Ion Trap Quantum Computing

Group Leaders:

Prof. David Lucas and Prof. Andrew Steane

About us

We are primarily an experimental group, testing and developing ideas in quantum computing using laser-manipulated trapped ions. Currently a major focus is the construction of a series of photonically-linked ion traps which will be the "unit cells" of a simple quantum information processor, as part of the "Networked Quantum Information Processing" Hub project led by Oxford, see the NQIT page for details.

We are also involved in some theoretical activity, concerned mainly with quantum fault-tolerant methods and quantum error correction. See here for introductions, papers, and other links about this work.

TrapIonzoom.jpg'Blade' ion trap in ultra-high vacuum system. If you look closely, you can see a single strontium ion in the centre of the trap, between the tips of the two 'needle' electrodes. The tips of the needles are separated by 2.3mm. (Note that this is an actual photo of ion and trap, not a montage of separate photos; a long camera exposure time, 30 seconds, was used to capture the faint fluorescence from the single ion.) [Photo credit - David Nadlinger]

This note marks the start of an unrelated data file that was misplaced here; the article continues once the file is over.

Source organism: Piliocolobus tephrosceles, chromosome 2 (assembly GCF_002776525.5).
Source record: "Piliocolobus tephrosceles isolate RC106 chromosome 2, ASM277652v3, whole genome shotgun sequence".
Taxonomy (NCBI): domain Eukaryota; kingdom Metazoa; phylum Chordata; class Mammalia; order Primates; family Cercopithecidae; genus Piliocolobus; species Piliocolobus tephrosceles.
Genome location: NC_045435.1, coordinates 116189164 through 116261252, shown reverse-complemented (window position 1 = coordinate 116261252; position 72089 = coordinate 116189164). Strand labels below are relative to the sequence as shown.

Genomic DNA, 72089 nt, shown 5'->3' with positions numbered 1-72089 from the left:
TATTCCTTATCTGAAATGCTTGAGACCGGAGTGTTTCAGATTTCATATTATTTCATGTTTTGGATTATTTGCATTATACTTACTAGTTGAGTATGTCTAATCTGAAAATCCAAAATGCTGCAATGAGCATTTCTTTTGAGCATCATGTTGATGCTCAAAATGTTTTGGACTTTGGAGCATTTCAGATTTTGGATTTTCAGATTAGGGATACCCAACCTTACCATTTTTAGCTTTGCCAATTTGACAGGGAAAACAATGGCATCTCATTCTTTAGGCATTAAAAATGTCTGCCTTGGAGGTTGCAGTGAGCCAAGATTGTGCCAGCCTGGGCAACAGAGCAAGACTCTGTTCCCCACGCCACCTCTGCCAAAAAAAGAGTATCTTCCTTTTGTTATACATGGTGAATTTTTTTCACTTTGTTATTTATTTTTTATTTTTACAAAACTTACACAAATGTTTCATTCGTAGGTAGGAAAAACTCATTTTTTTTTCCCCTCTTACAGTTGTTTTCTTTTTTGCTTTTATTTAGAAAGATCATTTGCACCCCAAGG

ca43xtal.jpgAn image of nine calcium-43 ions confined in one of our traps. They are about 10µm apart, scattering 397nm laser light, and at an effective temperature of about 0.001 degrees above absolute zero. (This photo was taken with a scientific CCD; with a good imaging lens, this type of camera is sensitive enough to detect the quantum state of the ions with 99.99% reliability in an exposure time of 0.4ms.) [Photo credit - lost in the mists of time]

Postdoc positions

We are currently looking for a postdoc to join the research group in autumn 2017. If you are interested in joining us as a postdoc, please email d.lucas@physics.ox.ac.uk

Ph.D. positions

We are always looking for talented and motivated students who are interested in pursuing research in our group. We are likely to be seeking one or two students to start in 2018. Please apply through the University of Oxford's graduate admissions process; if you would like further information, please email d.lucas@physics.ox.ac.uk

Location

We work at the Clarendon Laboratory at the University of Oxford. For directions see the Oxford Physics page here.